NAYA Family Canoe Journey Project: A Relational Worldview Awakening

Jennifer Seamans, Watershed Center Manager, 503-823-2862 or watershed@swni.org 
with Mary Renville, Portland Youth & Elders Council, NAYA

NASA family canoe journey
The NAYA Canoe Family practices on Sunday, April 24, 2016 at Willamette Park using the loaner canoe, in preparation for the Paddle to Nisqually in July 2016.

 

Since April 2016, the South Portland and SWNI boards, the SWNI Equity Team and the SW Watershed Resource Center have endorsed and supported the NAYA Family Canoe Journey project. This project was started less than three years ago by a small group of elders and dedicated volunteers at the Native American Youth and Family Center (NAYA) and has grown into a dynamic community effort made up of people from many walks of life.

Healthy People, Healthy Rivers

The project actively works to promote a healthy balanced lifestyle within the urban Native American community and considers this venture a revitalization of an ancient cultural practice based on sharing, celebrating and guiding our community. Reviving these traditional lifeways honors the original caretakers of this land and the Willamette River tributaries and watershed. The project also highlights the awareness that we are all connected through the health of our water and rivers.

In the worldview of Northwest Coastal Tribal Nations, the canoe journey has been a cultural practice since time began. While history shows that colonization nearly brought an end to the cultural protocols and potlatch celebrations, Tribal Nations survived and the canoe journey was revived.

Destination: Paddle to Nisqually

This year, from July 22-August 8, 2016, the NAYA Canoe Family will be participating in the “Paddle to Nisqually,” travelling by canoe with hundreds of other families from all over the world. From the starting point in the land of the Skokomish people, the NAYA Canoe Family will travel up the entire length of the Hood Canal and back down the Puget Sound to Nisqually.

This journey is an exciting undertaking, and dedicated NAYA Canoe Family pullers have been practicing bi-weekly on the Willamette River to develop their teamwork, endurance and healthy living skills. For the past 9 months the NAYA Canoe Family has been practicing at Cathedral Park, Kelley Point Park and Willamette Park (see photo, above). Currently, a 30’ oceangoing canoe is on loan to the family from a Skokomish master carver until the NAYA Canoe Family’s own 32’ oceangoing, cedar strip canoe is finished and ready for pick-up on May 29, 2016.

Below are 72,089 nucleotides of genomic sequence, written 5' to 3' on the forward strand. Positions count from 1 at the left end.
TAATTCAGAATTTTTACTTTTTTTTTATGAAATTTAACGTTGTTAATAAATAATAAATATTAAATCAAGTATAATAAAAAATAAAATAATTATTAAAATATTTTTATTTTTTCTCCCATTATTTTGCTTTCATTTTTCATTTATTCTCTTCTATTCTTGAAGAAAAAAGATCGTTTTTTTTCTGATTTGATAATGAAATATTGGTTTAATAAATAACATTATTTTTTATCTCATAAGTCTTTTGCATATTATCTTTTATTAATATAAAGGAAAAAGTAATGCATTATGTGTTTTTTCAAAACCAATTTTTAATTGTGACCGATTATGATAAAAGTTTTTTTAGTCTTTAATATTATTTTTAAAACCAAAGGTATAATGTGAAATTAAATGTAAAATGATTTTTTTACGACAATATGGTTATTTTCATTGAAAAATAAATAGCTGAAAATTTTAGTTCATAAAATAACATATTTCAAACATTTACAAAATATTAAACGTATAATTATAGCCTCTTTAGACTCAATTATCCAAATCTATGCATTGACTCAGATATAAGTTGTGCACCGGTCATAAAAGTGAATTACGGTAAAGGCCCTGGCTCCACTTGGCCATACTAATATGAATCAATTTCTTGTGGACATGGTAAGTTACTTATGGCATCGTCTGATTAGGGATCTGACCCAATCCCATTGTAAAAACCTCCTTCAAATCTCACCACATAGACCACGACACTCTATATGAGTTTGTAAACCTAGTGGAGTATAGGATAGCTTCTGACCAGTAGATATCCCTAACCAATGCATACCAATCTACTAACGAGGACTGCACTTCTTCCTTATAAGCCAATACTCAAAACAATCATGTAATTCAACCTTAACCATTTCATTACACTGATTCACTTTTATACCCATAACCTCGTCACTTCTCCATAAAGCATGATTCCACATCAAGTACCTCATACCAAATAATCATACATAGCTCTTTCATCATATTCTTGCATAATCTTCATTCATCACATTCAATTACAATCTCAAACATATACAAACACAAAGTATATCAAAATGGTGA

June 12 Canoe Blessing

The NAYA Canoe Family will conduct a ceremonial naming and blessing for the canoe that they will use in the Paddle to Nisqually in July and August. The naming and blessing ceremony will be held on June 12, 2016 starting at noon at Willamette Park. Everyone is invited to attend, and expected guests include canoe families from Columbia River Tribal Nations, local Tribal Nations, and Tribal Nations from southern Oregon.

Through the urging of southwest volunteers, NAYA and SWNI board and staff, Portland Parks & Recreation has granted a permit fee waiver for the June 12 event. This action is also prompting the creation of a new PP&R policy to consider permit fee adjustments in the future for organizations representing communities of color.

Support a Puller

NAYA Canoe Family pullers are gathering equipment, food and gifts for host Tribal Nations along their Paddle to Nisqually journey. For more information on how to donate to sponsor a puller, or the June 12 Canoe Naming and Blessing event at Willamette Park, visit the South Portland neighborhood page (www.swni.org/southportland) or the SW Watershed Resource Center Facebook page (www.facebook.com/sw.wrc). The Native American Youth and Family Center (NAYA) is the non-profit 501(c)3 fiscal agent for the NAYA Family Canoe Journey Project. Visit www.nayapdx.org for more information.